As you recall, the original anthrax scares against Tom Delay and other Dems seemed to be timed to help ensure their submission regarding passage of the patriot act.

Here are some other curious coincidences: oil prices dropped quickly just before the 2006 and 2008 elections, but trended higher at all other times between 2001 and more recently. Even now, before the midterms, oil prices are again ticking upward.

And lest right-wingers call me a conspiracy theorist, I just spent an 11 day trip visiting conservative family members around the eastern seaboard suffering through their theories that environmentalists blew up that gulf oil rig, and that Obama is a socialist kenyan who has raised taxes on everyone.

I don't believe in coincidences and there's been far too many in recent years. Trillions of dollars are at stake with these reforms, and history proves that greed is abundant and greedy men will do anything to get rich or maintain their ill-gotten wealth.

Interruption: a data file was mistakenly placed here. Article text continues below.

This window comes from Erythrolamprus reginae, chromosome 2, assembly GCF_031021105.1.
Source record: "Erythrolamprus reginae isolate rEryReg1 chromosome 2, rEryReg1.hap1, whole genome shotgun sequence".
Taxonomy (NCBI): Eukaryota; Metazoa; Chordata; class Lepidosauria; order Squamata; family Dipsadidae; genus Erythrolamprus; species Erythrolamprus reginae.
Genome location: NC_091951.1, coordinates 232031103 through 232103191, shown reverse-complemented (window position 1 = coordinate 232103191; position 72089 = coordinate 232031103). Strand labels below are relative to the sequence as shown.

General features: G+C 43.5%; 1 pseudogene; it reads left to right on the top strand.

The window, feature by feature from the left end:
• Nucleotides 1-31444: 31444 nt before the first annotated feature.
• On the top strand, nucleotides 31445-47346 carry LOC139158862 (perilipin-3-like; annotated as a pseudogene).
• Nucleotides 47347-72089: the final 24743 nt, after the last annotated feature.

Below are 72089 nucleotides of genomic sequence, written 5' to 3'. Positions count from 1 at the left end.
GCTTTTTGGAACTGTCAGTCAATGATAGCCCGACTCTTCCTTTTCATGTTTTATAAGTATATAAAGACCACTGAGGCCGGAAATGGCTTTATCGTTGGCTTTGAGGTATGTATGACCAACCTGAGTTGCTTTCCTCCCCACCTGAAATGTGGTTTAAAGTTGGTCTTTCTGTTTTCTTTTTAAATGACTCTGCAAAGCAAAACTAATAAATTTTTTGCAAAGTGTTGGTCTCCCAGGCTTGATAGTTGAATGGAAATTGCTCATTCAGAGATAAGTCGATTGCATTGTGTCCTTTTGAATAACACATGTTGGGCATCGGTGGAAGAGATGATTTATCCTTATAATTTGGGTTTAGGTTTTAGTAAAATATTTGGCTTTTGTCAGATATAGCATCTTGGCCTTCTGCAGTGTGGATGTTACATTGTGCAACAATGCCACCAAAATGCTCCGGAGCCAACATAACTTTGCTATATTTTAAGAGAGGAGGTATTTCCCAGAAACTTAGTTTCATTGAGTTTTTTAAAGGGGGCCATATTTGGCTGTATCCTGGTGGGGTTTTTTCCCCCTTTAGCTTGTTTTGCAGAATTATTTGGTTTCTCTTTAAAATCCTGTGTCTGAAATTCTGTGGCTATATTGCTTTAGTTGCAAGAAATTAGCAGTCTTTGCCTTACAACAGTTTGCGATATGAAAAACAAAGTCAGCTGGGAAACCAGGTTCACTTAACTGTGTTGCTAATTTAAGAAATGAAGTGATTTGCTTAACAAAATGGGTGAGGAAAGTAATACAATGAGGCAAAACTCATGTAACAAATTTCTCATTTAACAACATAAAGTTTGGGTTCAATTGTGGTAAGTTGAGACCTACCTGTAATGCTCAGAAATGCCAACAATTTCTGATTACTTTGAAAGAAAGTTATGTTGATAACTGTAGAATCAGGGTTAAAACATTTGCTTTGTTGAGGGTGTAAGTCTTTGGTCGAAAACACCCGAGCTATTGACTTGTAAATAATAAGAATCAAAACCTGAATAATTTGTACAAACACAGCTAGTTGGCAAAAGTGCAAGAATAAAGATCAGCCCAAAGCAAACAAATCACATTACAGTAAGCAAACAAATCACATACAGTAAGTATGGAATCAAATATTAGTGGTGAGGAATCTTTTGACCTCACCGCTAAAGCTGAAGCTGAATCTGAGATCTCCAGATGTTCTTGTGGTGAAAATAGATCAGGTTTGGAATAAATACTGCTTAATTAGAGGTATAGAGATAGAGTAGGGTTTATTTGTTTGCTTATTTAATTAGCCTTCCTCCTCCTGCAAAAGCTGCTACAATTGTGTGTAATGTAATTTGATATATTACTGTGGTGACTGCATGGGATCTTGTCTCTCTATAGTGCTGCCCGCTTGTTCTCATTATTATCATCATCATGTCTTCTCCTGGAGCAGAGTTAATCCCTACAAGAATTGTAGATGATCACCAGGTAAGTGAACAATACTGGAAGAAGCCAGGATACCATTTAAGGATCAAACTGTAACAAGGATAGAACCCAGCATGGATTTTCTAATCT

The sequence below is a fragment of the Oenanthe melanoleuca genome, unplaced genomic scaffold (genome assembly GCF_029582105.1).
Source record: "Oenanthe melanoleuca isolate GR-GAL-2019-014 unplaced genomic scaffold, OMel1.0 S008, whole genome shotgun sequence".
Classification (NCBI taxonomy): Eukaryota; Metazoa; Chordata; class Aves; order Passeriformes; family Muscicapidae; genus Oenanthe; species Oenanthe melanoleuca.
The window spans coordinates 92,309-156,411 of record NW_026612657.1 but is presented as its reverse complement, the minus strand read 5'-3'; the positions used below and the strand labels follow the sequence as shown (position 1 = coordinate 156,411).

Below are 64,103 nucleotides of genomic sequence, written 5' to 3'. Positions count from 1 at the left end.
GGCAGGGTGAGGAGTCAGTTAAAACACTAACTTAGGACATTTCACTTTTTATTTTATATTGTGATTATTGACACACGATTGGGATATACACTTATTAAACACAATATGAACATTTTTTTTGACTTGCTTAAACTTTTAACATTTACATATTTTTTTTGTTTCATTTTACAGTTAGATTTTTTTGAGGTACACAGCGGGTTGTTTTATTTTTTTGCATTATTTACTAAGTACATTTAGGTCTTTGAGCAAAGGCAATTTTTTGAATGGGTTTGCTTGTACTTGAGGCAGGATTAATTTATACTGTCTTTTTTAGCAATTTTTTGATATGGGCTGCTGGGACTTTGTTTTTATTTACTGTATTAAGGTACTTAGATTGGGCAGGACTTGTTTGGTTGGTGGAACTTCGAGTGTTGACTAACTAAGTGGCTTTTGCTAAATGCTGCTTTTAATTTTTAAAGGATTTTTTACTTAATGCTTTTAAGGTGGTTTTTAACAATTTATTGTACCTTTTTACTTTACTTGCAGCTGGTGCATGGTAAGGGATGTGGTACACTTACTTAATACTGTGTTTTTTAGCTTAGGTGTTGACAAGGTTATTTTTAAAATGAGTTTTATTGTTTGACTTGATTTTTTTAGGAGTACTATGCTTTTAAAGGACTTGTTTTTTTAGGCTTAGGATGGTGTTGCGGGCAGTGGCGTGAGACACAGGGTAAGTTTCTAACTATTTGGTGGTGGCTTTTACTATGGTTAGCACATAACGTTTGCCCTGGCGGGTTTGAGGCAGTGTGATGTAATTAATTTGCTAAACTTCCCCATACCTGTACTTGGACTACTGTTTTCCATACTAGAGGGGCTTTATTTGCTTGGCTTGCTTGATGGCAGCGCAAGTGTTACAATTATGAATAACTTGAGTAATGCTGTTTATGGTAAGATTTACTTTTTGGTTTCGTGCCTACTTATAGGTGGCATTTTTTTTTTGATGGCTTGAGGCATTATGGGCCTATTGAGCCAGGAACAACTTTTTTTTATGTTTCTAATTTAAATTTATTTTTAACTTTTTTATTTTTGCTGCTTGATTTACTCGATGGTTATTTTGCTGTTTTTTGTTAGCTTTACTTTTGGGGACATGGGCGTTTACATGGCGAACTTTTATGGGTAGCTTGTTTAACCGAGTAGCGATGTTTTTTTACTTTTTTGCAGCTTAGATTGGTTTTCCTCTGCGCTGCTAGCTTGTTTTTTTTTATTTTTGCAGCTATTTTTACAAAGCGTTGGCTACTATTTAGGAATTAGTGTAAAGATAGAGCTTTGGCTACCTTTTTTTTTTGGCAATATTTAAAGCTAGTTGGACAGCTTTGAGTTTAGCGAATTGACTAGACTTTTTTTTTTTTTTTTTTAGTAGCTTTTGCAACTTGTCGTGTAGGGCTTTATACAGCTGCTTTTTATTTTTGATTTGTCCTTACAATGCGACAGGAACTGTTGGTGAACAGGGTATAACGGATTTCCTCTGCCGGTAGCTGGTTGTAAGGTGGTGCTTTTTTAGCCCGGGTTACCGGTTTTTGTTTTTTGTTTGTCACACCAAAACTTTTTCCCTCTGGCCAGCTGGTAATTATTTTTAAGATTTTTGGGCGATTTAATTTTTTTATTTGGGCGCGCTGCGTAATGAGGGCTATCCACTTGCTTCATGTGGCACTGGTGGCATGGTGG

Posted by: Lomillialor | May 8, 2010 11:25 PM | Report abuse


Yes, you are and you family are conspiracy theorists.

2nd, Obama is not a Kenyan or a socialist, he's a Keynesian. That's the real problem.

Posted by: staticvars | May 9, 2010 12:37 AM | Report abuse

Here's some proof that big business games the energy markets. See link below how CA's AG successfully proved it in court.

So yes, some conspiracies do exist. The trick is figuring out which ones are real. So tell me, did the Dems and Sanders, or did they not, weaken the FinReg proposals after this week's crash? And has anyone in the gvmt figured out what caused it? After you have your answers, then call me a conspiracy theorist.

Posted by: Lomillialor | May 9, 2010 7:03 AM | Report abuse

Here's another conspiracy theory: an agency of the US gvmt is allowed to run in almost complete secrecy and allocate or spend trillions of dollars in any way it chooses without having to report to Congress or the President what it did with that money.